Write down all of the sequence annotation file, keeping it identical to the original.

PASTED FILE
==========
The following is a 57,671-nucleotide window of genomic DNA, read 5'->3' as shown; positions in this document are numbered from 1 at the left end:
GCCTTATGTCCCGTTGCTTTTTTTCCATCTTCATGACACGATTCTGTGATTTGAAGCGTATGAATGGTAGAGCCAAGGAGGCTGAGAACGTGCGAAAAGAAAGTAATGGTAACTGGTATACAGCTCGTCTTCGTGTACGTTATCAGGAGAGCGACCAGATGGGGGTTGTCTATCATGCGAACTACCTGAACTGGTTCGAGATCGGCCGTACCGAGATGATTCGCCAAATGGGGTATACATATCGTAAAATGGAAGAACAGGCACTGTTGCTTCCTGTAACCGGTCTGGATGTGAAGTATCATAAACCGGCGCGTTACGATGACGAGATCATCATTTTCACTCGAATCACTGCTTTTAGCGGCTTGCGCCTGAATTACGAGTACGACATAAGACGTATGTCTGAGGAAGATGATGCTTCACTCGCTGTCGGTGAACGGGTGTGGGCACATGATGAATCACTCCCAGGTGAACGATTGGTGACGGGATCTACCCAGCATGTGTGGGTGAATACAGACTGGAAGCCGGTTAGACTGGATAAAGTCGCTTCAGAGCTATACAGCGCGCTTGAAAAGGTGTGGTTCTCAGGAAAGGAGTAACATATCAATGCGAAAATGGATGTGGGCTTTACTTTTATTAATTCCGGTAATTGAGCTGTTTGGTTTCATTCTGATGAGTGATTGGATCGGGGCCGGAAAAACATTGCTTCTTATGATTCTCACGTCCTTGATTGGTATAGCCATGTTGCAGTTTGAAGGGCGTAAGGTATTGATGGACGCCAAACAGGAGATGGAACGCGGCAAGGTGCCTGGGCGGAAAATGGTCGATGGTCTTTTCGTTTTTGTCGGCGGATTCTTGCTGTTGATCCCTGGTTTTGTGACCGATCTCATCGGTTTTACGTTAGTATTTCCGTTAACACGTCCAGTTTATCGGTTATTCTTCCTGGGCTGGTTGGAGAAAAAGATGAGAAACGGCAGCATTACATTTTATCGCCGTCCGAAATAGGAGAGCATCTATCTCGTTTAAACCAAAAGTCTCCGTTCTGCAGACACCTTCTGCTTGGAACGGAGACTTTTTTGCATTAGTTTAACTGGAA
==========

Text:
The following is a 57,671-nucleotide window of genomic DNA, read 5'->3' as shown; positions in this document are numbered from 1 at the left end:
GCCTTATGTCCCGTTGCTTTTTTTCCATCTTCATGACACGATTCTGTGATTTGAAGCGTATGAATGGTAGAGCCAAGGAGGCTGAGAACGTGCGAAAAGAAAGTAATGGTAACTGGTATACAGCTCGTCTTCGTGTACGTTATCAGGAGAGCGACCAGATGGGGGTTGTCTATCATGCGAACTACCTGAACTGGTTCGAGATCGGCCGTACCGAGATGATTCGCCAAATGGGGTATACATATCGTAAAATGGAAGAACAGGCACTGTTGCTTCCTGTAACCGGTCTGGATGTGAAGTATCATAAACCGGCGCGTTACGATGACGAGATCATCATTTTCACTCGAATCACTGCTTTTAGCGGCTTGCGCCTGAATTACGAGTACGACATAAGACGTATGTCTGAGGAAGATGATGCTTCACTCGCTGTCGGTGAACGGGTGTGGGCACATGATGAATCACTCCCAGGTGAACGATTGGTGACGGGATCTACCCAGCATGTGTGGGTGAATACAGACTGGAAGCCGGTTAGACTGGATAAAGTCGCTTCAGAGCTATACAGCGCGCTTGAAAAGGTGTGGTTCTCAGGAAAGGAGTAACATATCAATGCGAAAATGGATGTGGGCTTTACTTTTATTAATTCCGGTAATTGAGCTGTTTGGTTTCATTCTGATGAGTGATTGGATCGGGGCCGGAAAAACATTGCTTCTTATGATTCTCACGTCCTTGATTGGTATAGCCATGTTGCAGTTTGAAGGGCGTAAGGTATTGATGGACGCCAAACAGGAGATGGAACGCGGCAAGGTGCCTGGGCGGAAAATGGTCGATGGTCTTTTCGTTTTTGTCGGCGGATTCTTGCTGTTGATCCCTGGTTTTGTGACCGATCTCATCGGTTTTACGTTAGTATTTCCGTTAACACGTCCAGTTTATCGGTTATTCTTCCTGGGCTGGTTGGAGAAAAAGATGAGAAACGGCAGCATTACATTTTATCGCCGTCCGAAATAGGAGAGCATCTATCTCGTTTAAACCAAAAGTCTCCGTTCTGCAGACACCTTCTGCTTGGAACGGAGACTTTTTTGCATTAGTTTAACTGGAA